Members of Congress sat less than 6 feet apart for President Joe Biden’s State of the Union address on Tuesday. And they did so without masks.

Two days before the address, the Capitol’s attending physician announced that masks would be optional.

Also on Tuesday, I spoke with an admissions officer of a preschool in Washington, D.C., to learn more about their program. The 3- to 5-year-olds at the school are required to wear masks indoors. The school is unsure of what its policy will be this fall. The mask divergence between the Capitol and this capital city preschool is strange.

After all, older people are generally at higher risk to get very sick from COVID-19. Preschoolers have the lowest risk of COVID-19 cases compared to any other age demographic. But the difference between preschoolers and politicians is that preschoolers don’t have elections to win or the same political power.

Many preschoolers are still required to wear masks indoors. In fact, D.C. Public Schools only just dropped its outdoor mask mandate. But masks are still required indoors. On Tuesday, Mayor Muriel Bowser announced the availability of free child-sized KN95 masks, suggesting her continued dedication to masking children.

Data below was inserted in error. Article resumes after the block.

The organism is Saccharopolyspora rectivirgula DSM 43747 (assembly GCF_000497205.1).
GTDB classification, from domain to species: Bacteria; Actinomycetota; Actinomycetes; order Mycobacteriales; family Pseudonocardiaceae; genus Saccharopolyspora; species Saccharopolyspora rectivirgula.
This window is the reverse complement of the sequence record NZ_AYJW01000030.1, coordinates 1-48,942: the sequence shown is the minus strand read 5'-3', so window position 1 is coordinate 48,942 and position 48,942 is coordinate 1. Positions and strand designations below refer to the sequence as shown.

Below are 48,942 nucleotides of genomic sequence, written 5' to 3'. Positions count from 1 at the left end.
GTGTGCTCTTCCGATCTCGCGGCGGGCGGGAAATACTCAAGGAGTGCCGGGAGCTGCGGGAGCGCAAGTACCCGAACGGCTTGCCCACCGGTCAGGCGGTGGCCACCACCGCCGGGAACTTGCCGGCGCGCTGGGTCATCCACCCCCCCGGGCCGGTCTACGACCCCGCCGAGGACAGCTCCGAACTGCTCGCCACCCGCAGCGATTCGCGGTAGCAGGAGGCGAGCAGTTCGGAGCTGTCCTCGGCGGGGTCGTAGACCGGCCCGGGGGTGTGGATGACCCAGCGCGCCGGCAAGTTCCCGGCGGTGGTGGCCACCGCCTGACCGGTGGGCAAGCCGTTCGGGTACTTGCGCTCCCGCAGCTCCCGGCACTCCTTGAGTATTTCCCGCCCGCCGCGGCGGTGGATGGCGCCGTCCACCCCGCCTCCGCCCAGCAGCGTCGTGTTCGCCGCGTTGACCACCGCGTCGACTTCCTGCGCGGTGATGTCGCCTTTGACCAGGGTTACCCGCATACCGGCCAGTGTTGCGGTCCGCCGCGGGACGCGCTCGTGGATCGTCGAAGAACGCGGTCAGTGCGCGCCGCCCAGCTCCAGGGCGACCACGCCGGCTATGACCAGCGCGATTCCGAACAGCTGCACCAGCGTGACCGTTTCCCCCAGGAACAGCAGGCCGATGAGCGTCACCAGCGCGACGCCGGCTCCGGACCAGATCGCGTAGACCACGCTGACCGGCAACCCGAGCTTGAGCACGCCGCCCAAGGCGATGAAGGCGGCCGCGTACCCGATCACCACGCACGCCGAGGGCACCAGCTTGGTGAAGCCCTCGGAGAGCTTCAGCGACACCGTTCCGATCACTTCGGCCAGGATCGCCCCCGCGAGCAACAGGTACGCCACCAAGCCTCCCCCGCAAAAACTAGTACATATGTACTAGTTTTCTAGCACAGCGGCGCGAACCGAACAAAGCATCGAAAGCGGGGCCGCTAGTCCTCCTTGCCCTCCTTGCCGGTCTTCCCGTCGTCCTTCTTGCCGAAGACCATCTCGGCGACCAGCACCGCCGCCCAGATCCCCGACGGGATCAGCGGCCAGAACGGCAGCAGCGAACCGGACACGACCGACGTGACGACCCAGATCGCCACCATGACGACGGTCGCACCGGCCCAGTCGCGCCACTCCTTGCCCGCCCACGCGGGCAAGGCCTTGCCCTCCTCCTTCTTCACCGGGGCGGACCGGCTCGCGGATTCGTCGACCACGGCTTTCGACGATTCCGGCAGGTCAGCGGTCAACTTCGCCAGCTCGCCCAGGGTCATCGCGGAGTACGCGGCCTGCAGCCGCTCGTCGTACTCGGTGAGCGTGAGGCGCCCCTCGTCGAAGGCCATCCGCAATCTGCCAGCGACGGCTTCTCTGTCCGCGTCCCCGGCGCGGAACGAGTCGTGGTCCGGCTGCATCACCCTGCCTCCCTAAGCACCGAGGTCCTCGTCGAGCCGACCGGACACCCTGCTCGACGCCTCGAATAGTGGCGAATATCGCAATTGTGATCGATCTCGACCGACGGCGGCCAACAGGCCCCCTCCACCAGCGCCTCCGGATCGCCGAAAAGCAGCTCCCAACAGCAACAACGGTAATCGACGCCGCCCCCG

Preschoolers also don’t run bars, businesses, or gyms.

That’s relevant because Bowser announced on Feb. 14 that indoor mask requirements would be “dialed back.” Starting March 1, masks would not be required at bars, sports venues, gyms, or retail establishments, among other places. But masks would still be required at “schools, childcare facilities, and libraries.” Under D.C.’s policy, while 2-year-olds must wear masks for eight hours a day at daycare, adults are free to drink a beer mask-free while watching their favorite sports team at a bar.

Preschoolers often have many silly complaints, from what they wear to what they eat. But the unfairness in masking merits a complaint.

On Feb. 25, the Centers for Disease Control and Prevention announced a new “Community Level” protocol on masking, making the decision based on local COVID cases and hospitalization data. The webpage includes information on specific groups of people, such as children, saying, “Children ages 2 years and older can wear masks or respirators to protect themselves and others from COVID-19.”

While some people justify masks for younger children because they aren’t eligible for the vaccine, the World Health Organization does not recommend masks for children 5 and under: “In general, children aged 5 years and under should not be required to wear masks. This advice is based on the safety and overall interest of the child and the capacity to appropriately use a mask with minimal assistance.” Jeffrey Flier, former Dean of Harvard Medical School, tweeted , “We lack credible evidence for benefits of masking kids aged 2-5.”

Top line: When it comes to dropping mask mandates, politicians shouldn’t forget about children under 5.